With the brain in place, I ran ethernet cables through a wall, into the garage, and up into my attic. My plan was to get cabling to two points: the first was roughly in the middle of the house in the ceiling above the main living area where my PS5, Apple TV and main TV live while the second would run much further and service the far side of the house where all the bedrooms are. I will say, this is pretty horrible work. Florida attics are unpleasant places. I will speak no more of this.

Unifi Access Point

Eventually my wires were run and I could hook up the two access points. These little UFO-looking fellows plug into the ethernet and switch themselves on. Because the power of their radios is so much higher than typical consumer gear, I actually was able to leave the main living area AP in the attic, above the ceiling boards of the room, so it's completely invisible. It effortlessly shoots its signal into almost half the house, even from this non-optimal location. It provides better signal strength that 2 Google Wifi nodes did sitting directly in the rooms.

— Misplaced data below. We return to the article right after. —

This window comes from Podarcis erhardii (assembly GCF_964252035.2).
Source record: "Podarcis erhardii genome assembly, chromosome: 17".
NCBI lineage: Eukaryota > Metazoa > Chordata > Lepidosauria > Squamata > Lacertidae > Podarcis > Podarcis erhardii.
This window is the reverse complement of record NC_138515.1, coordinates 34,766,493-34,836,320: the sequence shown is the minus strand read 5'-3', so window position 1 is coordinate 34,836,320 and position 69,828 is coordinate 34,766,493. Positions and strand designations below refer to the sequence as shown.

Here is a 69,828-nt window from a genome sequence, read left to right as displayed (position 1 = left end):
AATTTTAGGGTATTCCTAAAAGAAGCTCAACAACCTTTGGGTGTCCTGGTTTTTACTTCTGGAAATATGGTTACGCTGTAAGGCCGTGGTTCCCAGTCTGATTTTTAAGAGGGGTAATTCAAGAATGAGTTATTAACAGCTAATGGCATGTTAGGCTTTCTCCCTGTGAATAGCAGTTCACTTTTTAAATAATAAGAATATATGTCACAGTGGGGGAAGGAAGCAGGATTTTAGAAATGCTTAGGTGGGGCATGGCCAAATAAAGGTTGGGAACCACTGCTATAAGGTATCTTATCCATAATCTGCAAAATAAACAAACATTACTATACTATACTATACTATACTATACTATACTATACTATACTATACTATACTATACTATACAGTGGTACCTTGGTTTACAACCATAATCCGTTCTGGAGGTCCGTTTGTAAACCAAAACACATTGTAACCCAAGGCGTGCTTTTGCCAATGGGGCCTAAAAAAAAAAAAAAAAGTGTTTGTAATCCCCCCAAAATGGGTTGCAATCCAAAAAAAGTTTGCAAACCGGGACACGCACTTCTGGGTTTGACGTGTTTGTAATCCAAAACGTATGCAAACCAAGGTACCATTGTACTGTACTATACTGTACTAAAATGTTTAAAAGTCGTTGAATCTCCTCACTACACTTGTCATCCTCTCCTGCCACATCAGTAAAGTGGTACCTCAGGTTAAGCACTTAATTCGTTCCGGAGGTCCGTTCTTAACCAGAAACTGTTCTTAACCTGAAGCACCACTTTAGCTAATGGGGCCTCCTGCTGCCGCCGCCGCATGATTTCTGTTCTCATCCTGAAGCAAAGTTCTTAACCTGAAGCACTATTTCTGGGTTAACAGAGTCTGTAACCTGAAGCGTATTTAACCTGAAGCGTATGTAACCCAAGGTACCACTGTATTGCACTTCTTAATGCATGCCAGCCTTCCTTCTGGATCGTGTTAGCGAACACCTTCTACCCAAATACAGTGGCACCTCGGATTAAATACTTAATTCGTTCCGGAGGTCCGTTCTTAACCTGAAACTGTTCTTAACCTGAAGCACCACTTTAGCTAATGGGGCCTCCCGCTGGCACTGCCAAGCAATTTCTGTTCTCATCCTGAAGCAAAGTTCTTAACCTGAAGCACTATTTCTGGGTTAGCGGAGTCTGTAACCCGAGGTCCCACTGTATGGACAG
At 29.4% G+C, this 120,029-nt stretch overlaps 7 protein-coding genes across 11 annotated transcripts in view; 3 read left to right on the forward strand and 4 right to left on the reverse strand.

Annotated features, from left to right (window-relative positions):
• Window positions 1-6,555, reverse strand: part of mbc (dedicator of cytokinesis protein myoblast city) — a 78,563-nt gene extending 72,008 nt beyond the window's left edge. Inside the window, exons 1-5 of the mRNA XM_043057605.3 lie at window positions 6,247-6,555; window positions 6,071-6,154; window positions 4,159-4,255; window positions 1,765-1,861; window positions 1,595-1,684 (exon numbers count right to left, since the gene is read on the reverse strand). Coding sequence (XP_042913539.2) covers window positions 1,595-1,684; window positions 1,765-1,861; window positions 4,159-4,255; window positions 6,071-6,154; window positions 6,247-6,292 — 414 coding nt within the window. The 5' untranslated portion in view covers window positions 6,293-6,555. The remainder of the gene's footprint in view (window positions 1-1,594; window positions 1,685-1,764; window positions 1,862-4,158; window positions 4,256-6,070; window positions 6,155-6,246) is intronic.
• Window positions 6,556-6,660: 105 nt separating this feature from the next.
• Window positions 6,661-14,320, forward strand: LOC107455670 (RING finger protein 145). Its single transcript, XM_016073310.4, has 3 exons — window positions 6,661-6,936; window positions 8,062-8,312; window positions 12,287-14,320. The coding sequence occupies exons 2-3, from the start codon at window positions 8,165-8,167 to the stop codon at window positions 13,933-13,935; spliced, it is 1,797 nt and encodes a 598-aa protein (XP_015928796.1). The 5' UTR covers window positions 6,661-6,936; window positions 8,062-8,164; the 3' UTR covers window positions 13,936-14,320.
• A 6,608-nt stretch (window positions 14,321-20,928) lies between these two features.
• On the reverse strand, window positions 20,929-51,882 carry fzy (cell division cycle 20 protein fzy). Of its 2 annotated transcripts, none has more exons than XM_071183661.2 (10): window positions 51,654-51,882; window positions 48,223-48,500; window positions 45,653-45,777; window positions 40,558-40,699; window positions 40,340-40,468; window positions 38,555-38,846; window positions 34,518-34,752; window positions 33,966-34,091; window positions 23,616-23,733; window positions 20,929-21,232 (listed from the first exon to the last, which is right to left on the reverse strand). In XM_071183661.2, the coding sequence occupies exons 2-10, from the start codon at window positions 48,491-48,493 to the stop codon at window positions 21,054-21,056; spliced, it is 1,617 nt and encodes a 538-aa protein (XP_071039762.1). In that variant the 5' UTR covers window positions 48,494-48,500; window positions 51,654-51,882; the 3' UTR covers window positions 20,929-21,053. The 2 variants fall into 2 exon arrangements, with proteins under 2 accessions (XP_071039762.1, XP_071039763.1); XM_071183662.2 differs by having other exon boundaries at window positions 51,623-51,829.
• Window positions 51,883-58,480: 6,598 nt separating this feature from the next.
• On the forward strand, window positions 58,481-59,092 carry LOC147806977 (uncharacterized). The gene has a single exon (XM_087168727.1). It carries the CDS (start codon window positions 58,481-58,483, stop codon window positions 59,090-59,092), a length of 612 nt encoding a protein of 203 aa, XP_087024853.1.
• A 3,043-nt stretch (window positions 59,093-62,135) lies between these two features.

The far-end node was mounted on the hallway ceiling, in an unused junction box that used to be a light of some kind. Now, it fits seamlessly into the ceiling and is barely noticeable. That AP provide excellent signal to all 3 bedrooms at that end. 

With everything setup, I can now use the excellent dashboard software (or app) and control every aspect of the system. There are hundreds of settings, far beyond anything a standard router will give you. You can get down to the level of tuning the transmit power level of an AP to perfectly overlap the coverage for better transitions as you move around the house. It's easy to keep track of which devices are doing what things, what is connected to your network, what possible intrusions were attempted and nearly anything else you could imagine wanting to know about your wifi.

Unifi Dashboard

All in all, I am quite pleased with the system and it cost only a tiny bit more than my previous mesh setups. Being able to hardwire and power the access points makes a huge difference to network quality, and being able to manage everything via software or the app is a huge plus. Nice stuff Unifi, you've definitely helped make my wifi-life a little better.